- Something done in a routine manner, hastily, with only superficial effort
- Something that lacks interest and enthusiasm, apathetic, no concern, indifferent
Etymology: The word perfunctory comes originally from the Latin word perfunctorius, which means careless or negligent. The literal translation for this Latin word from the 1580s would be, “behaving like one who wishes to get through a thing.”
The root word is the Latin perfungus, which means to “busy oneself” or “to get through” a task. That word can be further broken down into the prefix per-, which means “through”, and the verb fungi, which means “to perform.” Together they create the meaning of performing a task in a way to just get through it.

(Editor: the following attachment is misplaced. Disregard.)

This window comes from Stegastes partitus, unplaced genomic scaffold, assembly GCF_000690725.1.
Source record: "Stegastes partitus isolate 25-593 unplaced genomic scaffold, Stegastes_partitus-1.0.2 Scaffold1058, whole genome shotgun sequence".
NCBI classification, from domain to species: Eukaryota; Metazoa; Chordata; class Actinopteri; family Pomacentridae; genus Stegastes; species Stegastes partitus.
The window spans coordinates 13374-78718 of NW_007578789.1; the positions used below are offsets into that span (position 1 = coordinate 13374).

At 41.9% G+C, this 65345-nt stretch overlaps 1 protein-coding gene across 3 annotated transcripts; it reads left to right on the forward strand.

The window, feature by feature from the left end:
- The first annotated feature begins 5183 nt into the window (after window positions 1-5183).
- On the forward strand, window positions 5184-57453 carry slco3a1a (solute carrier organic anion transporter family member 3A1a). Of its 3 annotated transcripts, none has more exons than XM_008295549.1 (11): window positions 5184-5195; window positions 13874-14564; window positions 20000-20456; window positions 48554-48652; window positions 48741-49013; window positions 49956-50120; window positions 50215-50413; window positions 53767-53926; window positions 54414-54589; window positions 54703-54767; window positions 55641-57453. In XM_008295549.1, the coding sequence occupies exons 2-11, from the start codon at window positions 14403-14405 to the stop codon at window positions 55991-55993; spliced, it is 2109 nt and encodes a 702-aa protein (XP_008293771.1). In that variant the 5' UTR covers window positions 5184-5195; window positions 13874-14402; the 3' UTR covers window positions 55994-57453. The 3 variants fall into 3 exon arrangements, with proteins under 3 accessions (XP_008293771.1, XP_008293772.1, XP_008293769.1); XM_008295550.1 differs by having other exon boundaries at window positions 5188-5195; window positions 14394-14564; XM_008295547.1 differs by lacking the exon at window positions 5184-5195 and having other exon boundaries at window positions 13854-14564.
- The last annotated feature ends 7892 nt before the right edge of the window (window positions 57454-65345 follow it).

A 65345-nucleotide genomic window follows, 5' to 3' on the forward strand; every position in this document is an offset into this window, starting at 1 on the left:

In a Sentence
The exhausted guard couldn’t wait for his shift to be over and waved the vehicles through after only a perfunctory inspection.
Once Carl knew he wouldn’t get the promotion, he stopped volunteering and performed his job in a perfunctory manner.
The career politician found it difficult to keep mustering excitement during campaign events and gave his speeches in a perfunctory way.